The seed for this mild diatribe was planted by this interview (5 years old) that I read with Tony Leon, leader of the Democratic Alliance, then the Democratic Party, of South Africa. The Democrats are the main opposition in post-Apartheid South Africa-as they were one of the main opposition parties in Apartheid South Africa. The antecedents of the party begin in the late 1950s as liberal dissidents from the United Party formed the Progressive Party, which was championed by Helen Suzman-a fighter against the illiberalism of apartheid. After the fall of Apartheid some questioned the Democratic Party's "liberal" credentials-noting that it opposed the ANC in its attempts to reverse the discrimination that blacks suffered under apartheid. If you read the interview with Leon, he complains about the ANC's instrumentalist inclinations. Here is a definition for instrumentalism:

in·stru·men·tal·ism-A pragmatic theory that ideas are instruments that function as guides of action, their validity being determined by the success of the action.

Instrumentalism might be characterized as the negative of the position that ideas have consequences, rather, consequences need ideas. Among the principles listed on the web site of the Democratic Alliance are the following:

  • The rights and freedoms of every person - including the
    right to freedom of conscience, speech, association, and movement.

  • The promotion and extension of the rule of law.

  • Equality before the law.

  • The right of all people to private ownership.

With principles like these, it is no surprise that the Democrats are members of
The Liberal International. They speak in terms of rights, universal truths and rational law. They encapsulate liberalism as it is today in a relatively undiluted form. The principles listed reflect the sentiments of the liberal revolution against the old regimes of Europe where order by birth and corporatist conception of rights were paramount. After the fall of Apartheid and the rise of the ANC, some accused the Democratic Party of shifting to the right. Tony Leon generally responds as any politician might-he is standing by his principles, the landscape has shifted, not his party-and so forth, standard political cant. In this case, Leon is probably sincere and accurate in his characterization of the situation and his motives. He is being realistic about the role of his party in the post-Apartheid world. Before 1994 the Democratic Party existed to witness to liberal values, and after 1994 it exists to witness to liberal values. Read the interview above and it is a clarion call toward individual choice as a central tenet of a free society. Some were not as realistic about what the rise of the ANC would entail, note for instance Helen Suzman's disenchantment with the new South Africa. The National Party of the old South Africa is more similar to the ANC than it is to the Democrats. Leon notes that many Nationalists are now joining his party because they see nothing in their old party that can affect change in the new dispensation. He is working to change the world-views of these Afrikaners, to emphasize that he is fighting for universal rights rather than simply the interests of certain communities.

In the early 20th century the South African social scene was marked by a sharp dichotomy between the living standards of the Afrikaners and the English-speaking whites[2]. The National Party served as an vehicle of social advancement for the poor whites. While the English excelled in the private sector with their transnational connections, the Afrikaners received much of the largesse of government employment and so created an urban middle-class to complement their rural base. The loss of power after 1994 sharply reduced the National Party's ability to dole out goodies, ergo its raison d'être, the promotion of Afrikaner well being, had no practical means of implementation. In contrast, the Democrats with their axiomatic liberal philosophy were always in the opposition and had formulated a sharp critique of the communal philosophy of the Nationalists, which they quickly transferred over to the ANC.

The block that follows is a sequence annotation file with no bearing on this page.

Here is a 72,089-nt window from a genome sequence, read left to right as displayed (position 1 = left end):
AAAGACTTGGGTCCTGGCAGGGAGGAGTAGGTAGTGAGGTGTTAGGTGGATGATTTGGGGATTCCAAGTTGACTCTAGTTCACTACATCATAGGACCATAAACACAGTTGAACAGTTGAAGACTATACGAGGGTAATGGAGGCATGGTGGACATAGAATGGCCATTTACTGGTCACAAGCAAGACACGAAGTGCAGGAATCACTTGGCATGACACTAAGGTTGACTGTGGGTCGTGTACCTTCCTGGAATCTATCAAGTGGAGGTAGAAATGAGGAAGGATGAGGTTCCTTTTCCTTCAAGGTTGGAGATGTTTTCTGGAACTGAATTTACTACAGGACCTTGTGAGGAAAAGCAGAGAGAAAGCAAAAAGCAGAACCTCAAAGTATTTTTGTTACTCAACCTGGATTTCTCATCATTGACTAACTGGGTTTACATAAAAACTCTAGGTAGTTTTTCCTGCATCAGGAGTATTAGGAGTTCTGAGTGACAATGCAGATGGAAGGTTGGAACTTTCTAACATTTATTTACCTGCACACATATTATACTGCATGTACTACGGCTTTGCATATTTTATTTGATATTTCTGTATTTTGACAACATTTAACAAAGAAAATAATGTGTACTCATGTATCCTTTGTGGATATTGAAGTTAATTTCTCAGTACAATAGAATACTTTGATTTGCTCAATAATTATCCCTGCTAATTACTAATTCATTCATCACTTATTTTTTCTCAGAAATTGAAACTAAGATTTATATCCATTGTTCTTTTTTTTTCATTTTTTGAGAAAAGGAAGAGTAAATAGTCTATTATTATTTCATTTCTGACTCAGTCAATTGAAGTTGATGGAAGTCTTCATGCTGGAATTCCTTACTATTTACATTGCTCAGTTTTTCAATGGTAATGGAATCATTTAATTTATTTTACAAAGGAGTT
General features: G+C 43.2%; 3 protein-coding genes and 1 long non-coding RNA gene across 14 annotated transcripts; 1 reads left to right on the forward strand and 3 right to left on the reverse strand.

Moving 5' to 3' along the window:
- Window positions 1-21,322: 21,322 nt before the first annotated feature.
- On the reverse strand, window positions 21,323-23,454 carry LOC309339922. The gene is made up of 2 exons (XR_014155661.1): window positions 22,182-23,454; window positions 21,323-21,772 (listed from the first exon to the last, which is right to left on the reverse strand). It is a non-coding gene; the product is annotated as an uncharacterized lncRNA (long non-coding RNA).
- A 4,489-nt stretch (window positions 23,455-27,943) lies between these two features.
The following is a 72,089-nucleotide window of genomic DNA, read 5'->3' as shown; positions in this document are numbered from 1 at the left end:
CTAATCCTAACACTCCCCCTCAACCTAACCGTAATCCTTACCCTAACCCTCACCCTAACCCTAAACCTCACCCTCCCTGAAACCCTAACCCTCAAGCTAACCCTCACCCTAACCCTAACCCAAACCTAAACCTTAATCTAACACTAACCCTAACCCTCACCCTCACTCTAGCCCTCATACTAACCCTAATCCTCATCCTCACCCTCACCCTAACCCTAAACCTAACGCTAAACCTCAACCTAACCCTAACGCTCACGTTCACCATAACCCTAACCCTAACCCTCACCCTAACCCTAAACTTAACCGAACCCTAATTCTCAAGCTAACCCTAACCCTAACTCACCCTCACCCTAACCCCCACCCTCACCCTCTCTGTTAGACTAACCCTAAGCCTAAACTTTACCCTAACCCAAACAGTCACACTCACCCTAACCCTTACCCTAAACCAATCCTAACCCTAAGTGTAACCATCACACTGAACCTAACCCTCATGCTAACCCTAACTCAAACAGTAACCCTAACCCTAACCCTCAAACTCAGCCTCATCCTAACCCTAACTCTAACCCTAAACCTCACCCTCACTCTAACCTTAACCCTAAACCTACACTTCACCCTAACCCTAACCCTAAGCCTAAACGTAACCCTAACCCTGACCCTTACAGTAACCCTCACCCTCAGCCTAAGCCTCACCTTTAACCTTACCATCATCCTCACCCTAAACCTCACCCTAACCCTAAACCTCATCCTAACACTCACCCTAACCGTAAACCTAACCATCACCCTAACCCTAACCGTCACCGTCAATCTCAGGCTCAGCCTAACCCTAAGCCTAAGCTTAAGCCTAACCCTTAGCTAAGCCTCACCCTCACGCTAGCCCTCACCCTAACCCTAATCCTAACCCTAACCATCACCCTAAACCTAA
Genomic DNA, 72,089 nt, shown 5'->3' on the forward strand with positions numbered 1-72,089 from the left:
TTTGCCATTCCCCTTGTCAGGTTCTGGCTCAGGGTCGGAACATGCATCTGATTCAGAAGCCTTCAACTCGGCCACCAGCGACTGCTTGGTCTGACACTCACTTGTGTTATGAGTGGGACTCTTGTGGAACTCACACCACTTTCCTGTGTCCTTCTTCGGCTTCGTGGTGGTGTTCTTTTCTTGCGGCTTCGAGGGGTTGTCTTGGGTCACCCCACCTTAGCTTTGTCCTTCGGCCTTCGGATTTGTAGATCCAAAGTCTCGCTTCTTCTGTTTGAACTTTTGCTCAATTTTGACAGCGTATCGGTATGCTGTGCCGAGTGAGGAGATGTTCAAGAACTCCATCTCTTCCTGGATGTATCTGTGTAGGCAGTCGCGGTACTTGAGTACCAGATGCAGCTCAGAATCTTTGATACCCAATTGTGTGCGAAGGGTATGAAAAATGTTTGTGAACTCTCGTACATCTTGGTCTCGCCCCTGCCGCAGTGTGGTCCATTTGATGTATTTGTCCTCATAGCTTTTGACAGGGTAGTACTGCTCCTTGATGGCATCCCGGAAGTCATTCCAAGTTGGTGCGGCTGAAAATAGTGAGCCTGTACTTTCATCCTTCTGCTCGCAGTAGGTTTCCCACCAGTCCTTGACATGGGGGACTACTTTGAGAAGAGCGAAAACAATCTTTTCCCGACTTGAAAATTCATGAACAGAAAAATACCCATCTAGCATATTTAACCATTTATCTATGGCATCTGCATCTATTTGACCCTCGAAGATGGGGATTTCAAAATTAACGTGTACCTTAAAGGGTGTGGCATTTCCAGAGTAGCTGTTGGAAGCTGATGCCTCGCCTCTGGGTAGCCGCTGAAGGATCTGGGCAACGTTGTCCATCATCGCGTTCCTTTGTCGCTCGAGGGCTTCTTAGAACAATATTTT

The ANC is somewhat of a chimera. Leon admits it when he concedes that some genuine liberals exist within the party. In fact, it may surprise some that the constitution of the new South Africa protects against discrimination based on sexual orientation, a slap in the face to the traditionalist inclinations of many Afrikaners and the social conservative majority of blacks[3]. On the other hand the South African Communist Party has always existed in a amicable modus vivendi with the ANC leadership, and though there is a Pan-Africanist Party, which is the black equivalent of the right-wing Afrikaner parties, it is a minor player and it seems likely that the more moderate politicians who have Pan-Africanist sympathies are embraced under the broad-tent of the ANC. With 2/3 of the South African population supporting them it stands to reason that the ANC would embrace diverse factions just as western political parties do. But South Africa is not a Western nation. Though the white, and to a lesser extent Colored and Indian minorities, live a lifestyle that might resemble that of an OECD nation, the blacks generally live in Third World squalor. This multi-modal wealth distribution was alluded to in World on Fire by Amy Chua-in short, the whites control the capital, and the blacks resent this situation. In the early 20th century the Afrikaners were in a similar predicament. The National Party rectified the imbalance by an aggressive program of social uplift & government jobs for Afrikaners to attain something close to parity with English speakers in quality of life. It seems that the ANC wishes to achieve the same result with the same methods. Unfortunately, there are differences that must be, but are not, acknowledged: